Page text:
Christ in Japanese Culture: Theological Themes in Shusaku by Emi Mase-Hasegawa

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By Emi Mase-Hasegawa

This ground-breaking research at the Roman Catholic, jap novelist Endo Shusaku (1923-1996) uniquely combines western and eastern spiritual, theological and philosophical inspiration. the writer translates Endo's principal works equivalent to Silence (1966), The Samurai (1980), and Deep River (1996), from a theological perspective as files of inculturation of Christianity in Japan. Analysing the social and spiritual context of Japan in a world standpoint, the writer identifies a critical function for koshinto - a conventional jap ethos - in Endo's inspiration on inculturation. Endo's swap from a severe to a favorable attractiveness of the koshinto culture partially money owed for his movement from a pessimistic perspective of Christian inculturation in his early years to the growing to be theocentric and pneumatic issues of his later years. crucial for Western readers.

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Extra resources for Christ in Japanese Culture: Theological Themes in Shusaku Endo's Literary Works (Brill's Japanese Studies Library)

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1. 1947–1965: First stage. These years can be regarded as a preparatory stage and includes his first published essay, “Kamigami to kami to” (Gods and God) in 1947. He was unable to understand western Christian sensibilities during this time and almost despaired of trying to fit western Christianity into Japanese culture. His works Suzuki 1944/2002: 11–21. He locates Japanese spirituality, however, in Buddhism. Carter 2001: 38. 28 Suzuki 1944/2002: 20. Kadowaki 1997: 2–36. This point was highlighted for me when I attended, as an interpreter, a WCC conference in February 1998 in Karasjok, Norway, entitled ‘Land and Spirituality’.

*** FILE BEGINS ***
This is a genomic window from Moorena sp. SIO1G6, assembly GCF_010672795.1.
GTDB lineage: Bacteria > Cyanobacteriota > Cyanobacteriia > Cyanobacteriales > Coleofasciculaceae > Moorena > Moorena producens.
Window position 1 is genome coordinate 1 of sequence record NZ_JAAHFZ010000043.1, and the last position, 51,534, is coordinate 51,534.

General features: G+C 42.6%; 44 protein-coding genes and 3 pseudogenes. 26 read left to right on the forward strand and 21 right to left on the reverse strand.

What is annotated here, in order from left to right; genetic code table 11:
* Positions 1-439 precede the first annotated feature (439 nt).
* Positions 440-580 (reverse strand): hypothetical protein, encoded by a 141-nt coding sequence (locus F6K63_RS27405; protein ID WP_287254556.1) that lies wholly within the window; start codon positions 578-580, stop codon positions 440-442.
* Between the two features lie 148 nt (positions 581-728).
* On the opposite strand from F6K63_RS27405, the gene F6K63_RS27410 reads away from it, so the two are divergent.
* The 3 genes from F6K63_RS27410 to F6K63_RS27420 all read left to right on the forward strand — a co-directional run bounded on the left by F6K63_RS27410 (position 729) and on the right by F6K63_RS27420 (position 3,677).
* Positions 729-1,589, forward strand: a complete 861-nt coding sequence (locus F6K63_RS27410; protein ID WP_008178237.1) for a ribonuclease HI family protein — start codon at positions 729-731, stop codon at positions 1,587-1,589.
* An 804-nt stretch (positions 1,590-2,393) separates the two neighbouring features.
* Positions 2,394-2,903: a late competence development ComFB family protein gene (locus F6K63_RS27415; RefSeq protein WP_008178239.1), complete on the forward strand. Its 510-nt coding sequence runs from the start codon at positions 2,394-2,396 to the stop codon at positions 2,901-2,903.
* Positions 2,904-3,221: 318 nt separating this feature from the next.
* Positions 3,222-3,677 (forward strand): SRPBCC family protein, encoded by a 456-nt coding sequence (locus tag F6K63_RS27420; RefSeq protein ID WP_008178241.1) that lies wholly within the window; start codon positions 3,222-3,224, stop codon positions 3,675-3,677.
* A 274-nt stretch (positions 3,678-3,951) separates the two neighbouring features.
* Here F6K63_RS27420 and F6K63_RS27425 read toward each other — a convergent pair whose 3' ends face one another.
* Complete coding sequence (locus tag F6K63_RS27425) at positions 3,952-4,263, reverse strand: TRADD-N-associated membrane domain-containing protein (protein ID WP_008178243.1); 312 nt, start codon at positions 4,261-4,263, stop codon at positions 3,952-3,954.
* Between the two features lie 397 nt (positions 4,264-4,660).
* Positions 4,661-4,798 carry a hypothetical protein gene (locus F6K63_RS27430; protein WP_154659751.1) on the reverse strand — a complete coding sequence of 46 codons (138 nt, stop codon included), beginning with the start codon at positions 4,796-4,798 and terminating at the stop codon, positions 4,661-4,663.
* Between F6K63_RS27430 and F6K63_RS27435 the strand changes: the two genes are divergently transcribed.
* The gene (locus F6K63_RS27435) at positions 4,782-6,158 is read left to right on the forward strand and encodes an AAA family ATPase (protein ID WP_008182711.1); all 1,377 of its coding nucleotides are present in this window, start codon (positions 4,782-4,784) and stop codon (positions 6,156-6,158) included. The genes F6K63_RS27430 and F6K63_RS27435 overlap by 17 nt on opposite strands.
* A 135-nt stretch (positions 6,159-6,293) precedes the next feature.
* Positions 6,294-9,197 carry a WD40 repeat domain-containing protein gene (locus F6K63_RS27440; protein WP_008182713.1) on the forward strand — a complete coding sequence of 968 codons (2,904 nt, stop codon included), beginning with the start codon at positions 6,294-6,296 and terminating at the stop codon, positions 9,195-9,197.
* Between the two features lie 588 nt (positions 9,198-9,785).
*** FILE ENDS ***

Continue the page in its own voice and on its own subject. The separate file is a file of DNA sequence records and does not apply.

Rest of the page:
Drummond 1971: 309. 33 Influenced by Christian notions of God’s creation, the Hirata school of Shinto (followers of Hirata Atsutane) constructed a Shinto cosmology and theology. He claimed the universality of their faith by saying that the Goddo ( Japanese way of pronouncing God) of Christianity, or 天帝 (Tentei) of Confucianism, are all the same kami in the center of the universe. Different traditions just call it by different names. The Hirata school of Shinto tried to syncretize Shinto and Confucianism.

Fujita 1991: 78. 24 Christian lords such as Yoshishige Ôtomo, Ukon Takayama and others, with the padre’s encouragement, ordered the systematic demolition of Buddhist temples and monasteries and Shinto shrines in their fiefs, exiled the clergy associated with those religious institutions, and confiscated their properties for use as Christian facilities. Fujita 1991: 263. Also Livesey 1995: 6. Ôtomo Sorin was a devoted Zen follower who became a fanatical Christian daimyo at the age of forty eight.

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